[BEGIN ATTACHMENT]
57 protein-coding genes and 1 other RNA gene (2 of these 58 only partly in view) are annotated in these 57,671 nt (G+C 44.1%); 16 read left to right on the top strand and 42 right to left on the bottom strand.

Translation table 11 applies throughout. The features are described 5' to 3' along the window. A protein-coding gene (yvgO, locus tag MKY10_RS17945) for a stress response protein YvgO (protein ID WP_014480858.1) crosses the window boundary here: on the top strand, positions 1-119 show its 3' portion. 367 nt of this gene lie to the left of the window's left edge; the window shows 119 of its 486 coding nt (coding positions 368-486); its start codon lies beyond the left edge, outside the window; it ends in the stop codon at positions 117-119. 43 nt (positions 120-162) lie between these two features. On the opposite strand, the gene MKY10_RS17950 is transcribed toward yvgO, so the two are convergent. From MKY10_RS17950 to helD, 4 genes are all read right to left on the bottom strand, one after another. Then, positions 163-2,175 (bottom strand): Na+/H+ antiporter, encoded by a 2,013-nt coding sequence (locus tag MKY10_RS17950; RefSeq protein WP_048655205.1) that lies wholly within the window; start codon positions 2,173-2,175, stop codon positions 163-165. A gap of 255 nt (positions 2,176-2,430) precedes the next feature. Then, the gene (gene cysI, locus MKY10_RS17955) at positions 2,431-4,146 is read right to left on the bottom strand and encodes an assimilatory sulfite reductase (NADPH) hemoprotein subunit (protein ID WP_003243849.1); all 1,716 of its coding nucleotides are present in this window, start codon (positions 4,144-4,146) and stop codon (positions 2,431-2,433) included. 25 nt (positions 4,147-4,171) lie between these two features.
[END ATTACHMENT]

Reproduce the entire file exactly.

57 protein-coding genes and 1 other RNA gene (2 of these 58 only partly in view) are annotated in these 57,671 nt (G+C 44.1%); 16 read left to right on the top strand and 42 right to left on the bottom strand.

Translation table 11 applies throughout. The features are described 5' to 3' along the window. A protein-coding gene (yvgO, locus tag MKY10_RS17945) for a stress response protein YvgO (protein ID WP_014480858.1) crosses the window boundary here: on the top strand, positions 1-119 show its 3' portion. 367 nt of this gene lie to the left of the window's left edge; the window shows 119 of its 486 coding nt (coding positions 368-486); its start codon lies beyond the left edge, outside the window; it ends in the stop codon at positions 117-119. 43 nt (positions 120-162) lie between these two features. On the opposite strand, the gene MKY10_RS17950 is transcribed toward yvgO, so the two are convergent. From MKY10_RS17950 to helD, 4 genes are all read right to left on the bottom strand, one after another. Then, positions 163-2,175 (bottom strand): Na+/H+ antiporter, encoded by a 2,013-nt coding sequence (locus tag MKY10_RS17950; RefSeq protein WP_048655205.1) that lies wholly within the window; start codon positions 2,173-2,175, stop codon positions 163-165. A gap of 255 nt (positions 2,176-2,430) precedes the next feature. Then, the gene (gene cysI, locus MKY10_RS17955) at positions 2,431-4,146 is read right to left on the bottom strand and encodes an assimilatory sulfite reductase (NADPH) hemoprotein subunit (protein ID WP_003243849.1); all 1,716 of its coding nucleotides are present in this window, start codon (positions 4,144-4,146) and stop codon (positions 2,431-2,433) included. 25 nt (positions 4,147-4,171) lie between these two features.